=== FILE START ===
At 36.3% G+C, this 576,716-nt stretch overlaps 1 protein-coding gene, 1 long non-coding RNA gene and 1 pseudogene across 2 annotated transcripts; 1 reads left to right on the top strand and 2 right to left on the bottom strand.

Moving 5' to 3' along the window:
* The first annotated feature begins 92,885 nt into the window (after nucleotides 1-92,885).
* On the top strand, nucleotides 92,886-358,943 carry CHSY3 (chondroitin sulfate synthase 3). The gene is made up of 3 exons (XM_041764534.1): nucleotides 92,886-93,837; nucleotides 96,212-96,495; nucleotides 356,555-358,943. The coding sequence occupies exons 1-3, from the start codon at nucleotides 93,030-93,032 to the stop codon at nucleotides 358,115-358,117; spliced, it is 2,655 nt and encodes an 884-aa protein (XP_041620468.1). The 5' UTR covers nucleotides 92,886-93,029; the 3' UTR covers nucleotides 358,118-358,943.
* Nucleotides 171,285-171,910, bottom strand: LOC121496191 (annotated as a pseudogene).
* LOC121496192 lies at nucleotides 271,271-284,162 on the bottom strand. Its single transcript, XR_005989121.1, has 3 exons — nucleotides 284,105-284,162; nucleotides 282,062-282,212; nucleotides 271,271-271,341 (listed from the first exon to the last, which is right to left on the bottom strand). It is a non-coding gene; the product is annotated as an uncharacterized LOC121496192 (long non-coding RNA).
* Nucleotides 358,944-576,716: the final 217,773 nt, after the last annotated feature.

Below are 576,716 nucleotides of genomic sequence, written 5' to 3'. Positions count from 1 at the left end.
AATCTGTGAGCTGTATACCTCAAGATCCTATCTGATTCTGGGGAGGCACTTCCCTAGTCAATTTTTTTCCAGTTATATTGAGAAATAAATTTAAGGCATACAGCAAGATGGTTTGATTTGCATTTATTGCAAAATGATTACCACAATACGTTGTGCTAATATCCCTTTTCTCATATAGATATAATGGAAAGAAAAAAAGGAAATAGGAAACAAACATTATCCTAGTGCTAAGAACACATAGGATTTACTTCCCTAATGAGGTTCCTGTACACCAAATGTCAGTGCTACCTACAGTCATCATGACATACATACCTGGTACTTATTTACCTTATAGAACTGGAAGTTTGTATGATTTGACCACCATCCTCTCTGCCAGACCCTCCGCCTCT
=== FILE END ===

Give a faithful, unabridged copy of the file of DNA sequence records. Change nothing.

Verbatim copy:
At 36.3% G+C, this 576,716-nt stretch overlaps 1 protein-coding gene, 1 long non-coding RNA gene and 1 pseudogene across 2 annotated transcripts; 1 reads left to right on the top strand and 2 right to left on the bottom strand.

Moving 5' to 3' along the window:
* The first annotated feature begins 92,885 nt into the window (after nucleotides 1-92,885).
* On the top strand, nucleotides 92,886-358,943 carry CHSY3 (chondroitin sulfate synthase 3). The gene is made up of 3 exons (XM_041764534.1): nucleotides 92,886-93,837; nucleotides 96,212-96,495; nucleotides 356,555-358,943. The coding sequence occupies exons 1-3, from the start codon at nucleotides 93,030-93,032 to the stop codon at nucleotides 358,115-358,117; spliced, it is 2,655 nt and encodes an 884-aa protein (XP_041620468.1). The 5' UTR covers nucleotides 92,886-93,029; the 3' UTR covers nucleotides 358,118-358,943.
* Nucleotides 171,285-171,910, bottom strand: LOC121496191 (annotated as a pseudogene).
* LOC121496192 lies at nucleotides 271,271-284,162 on the bottom strand. Its single transcript, XR_005989121.1, has 3 exons — nucleotides 284,105-284,162; nucleotides 282,062-282,212; nucleotides 271,271-271,341 (listed from the first exon to the last, which is right to left on the bottom strand). It is a non-coding gene; the product is annotated as an uncharacterized LOC121496192 (long non-coding RNA).
* Nucleotides 358,944-576,716: the final 217,773 nt, after the last annotated feature.

Below are 576,716 nucleotides of genomic sequence, written 5' to 3'. Positions count from 1 at the left end.
AATCTGTGAGCTGTATACCTCAAGATCCTATCTGATTCTGGGGAGGCACTTCCCTAGTCAATTTTTTTCCAGTTATATTGAGAAATAAATTTAAGGCATACAGCAAGATGGTTTGATTTGCATTTATTGCAAAATGATTACCACAATACGTTGTGCTAATATCCCTTTTCTCATATAGATATAATGGAAAGAAAAAAAGGAAATAGGAAACAAACATTATCCTAGTGCTAAGAACACATAGGATTTACTTCCCTAATGAGGTTCCTGTACACCAAATGTCAGTGCTACCTACAGTCATCATGACATACATACCTGGTACTTATTTACCTTATAGAACTGGAAGTTTGTATGATTTGACCACCATCCTCTCTGCCAGACCCTCCGCCTCT